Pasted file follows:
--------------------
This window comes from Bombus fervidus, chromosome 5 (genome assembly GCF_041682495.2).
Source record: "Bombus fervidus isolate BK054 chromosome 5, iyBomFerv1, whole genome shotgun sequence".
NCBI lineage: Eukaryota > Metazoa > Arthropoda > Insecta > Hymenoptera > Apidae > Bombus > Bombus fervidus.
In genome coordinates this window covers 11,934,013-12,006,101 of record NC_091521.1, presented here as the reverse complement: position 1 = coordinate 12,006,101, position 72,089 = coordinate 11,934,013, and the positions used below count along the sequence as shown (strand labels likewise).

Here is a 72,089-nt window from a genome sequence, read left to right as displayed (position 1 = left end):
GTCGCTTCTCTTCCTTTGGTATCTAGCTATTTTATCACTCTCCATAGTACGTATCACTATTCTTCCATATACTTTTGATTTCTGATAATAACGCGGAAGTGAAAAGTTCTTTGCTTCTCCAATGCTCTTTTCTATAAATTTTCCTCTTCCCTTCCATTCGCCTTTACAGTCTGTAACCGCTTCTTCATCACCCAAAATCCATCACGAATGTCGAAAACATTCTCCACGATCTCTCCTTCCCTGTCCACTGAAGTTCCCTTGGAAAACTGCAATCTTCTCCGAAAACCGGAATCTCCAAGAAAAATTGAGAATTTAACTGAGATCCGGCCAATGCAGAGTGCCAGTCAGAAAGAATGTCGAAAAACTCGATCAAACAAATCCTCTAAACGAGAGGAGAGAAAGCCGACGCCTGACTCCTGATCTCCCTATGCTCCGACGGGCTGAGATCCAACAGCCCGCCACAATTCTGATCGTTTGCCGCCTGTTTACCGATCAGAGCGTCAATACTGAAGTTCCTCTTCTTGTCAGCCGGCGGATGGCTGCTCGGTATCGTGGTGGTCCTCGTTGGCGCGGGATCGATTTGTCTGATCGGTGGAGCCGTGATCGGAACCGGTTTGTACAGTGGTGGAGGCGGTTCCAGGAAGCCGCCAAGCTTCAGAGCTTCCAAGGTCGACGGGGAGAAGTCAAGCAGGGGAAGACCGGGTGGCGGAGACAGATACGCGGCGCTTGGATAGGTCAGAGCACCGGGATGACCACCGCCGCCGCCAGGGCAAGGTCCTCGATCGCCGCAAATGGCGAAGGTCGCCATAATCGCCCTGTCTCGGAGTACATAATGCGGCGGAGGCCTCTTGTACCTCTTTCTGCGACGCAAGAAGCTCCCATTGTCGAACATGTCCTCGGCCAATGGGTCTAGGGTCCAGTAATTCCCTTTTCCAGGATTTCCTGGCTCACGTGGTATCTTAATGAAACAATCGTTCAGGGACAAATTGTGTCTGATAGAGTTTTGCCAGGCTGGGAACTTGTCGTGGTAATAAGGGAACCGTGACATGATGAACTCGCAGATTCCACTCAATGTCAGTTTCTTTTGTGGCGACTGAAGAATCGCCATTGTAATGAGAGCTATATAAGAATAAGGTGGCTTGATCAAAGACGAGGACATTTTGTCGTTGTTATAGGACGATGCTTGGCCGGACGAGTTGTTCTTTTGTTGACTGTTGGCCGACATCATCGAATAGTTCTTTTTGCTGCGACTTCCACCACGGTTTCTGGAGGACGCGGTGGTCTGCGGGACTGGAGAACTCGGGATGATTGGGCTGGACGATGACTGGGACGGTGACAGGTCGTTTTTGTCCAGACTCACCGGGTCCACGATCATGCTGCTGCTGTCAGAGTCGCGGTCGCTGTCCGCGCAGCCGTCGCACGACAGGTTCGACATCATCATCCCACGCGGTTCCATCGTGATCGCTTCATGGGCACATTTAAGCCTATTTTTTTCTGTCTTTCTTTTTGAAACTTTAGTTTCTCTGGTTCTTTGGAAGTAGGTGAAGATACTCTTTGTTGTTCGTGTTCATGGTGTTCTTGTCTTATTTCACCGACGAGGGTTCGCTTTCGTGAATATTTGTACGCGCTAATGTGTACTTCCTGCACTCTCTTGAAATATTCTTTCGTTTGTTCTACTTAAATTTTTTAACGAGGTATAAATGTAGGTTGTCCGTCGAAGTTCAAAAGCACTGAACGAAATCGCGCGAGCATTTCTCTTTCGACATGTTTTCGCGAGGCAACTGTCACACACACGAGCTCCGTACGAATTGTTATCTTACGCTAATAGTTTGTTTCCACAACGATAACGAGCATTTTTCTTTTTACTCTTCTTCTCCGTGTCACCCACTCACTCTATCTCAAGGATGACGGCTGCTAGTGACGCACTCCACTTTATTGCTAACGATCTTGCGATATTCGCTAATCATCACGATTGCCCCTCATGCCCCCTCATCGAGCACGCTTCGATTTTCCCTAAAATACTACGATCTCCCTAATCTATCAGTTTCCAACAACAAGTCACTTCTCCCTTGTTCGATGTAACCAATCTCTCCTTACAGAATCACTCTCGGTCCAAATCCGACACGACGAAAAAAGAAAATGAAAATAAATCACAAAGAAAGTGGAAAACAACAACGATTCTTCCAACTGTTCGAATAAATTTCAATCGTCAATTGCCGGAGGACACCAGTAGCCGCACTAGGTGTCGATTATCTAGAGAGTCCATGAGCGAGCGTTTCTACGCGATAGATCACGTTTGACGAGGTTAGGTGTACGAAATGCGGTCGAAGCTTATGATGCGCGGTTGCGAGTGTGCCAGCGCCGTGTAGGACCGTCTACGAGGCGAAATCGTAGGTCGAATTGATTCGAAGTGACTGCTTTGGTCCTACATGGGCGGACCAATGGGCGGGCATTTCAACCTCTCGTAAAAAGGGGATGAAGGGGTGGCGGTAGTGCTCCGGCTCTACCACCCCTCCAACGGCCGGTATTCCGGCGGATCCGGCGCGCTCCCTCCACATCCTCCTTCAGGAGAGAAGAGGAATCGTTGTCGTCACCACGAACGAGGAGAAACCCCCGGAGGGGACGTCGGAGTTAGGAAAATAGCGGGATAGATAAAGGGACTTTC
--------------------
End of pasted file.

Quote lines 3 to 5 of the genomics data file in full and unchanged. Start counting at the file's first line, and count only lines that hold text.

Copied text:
NCBI lineage: Eukaryota > Metazoa > Arthropoda > Insecta > Hymenoptera > Apidae > Bombus > Bombus fervidus.
In genome coordinates this window covers 11,934,013-12,006,101 of record NC_091521.1, presented here as the reverse complement: position 1 = coordinate 12,006,101, position 72,089 = coordinate 11,934,013, and the positions used below count along the sequence as shown (strand labels likewise).

Here is a 72,089-nt window from a genome sequence, read left to right as displayed (position 1 = left end):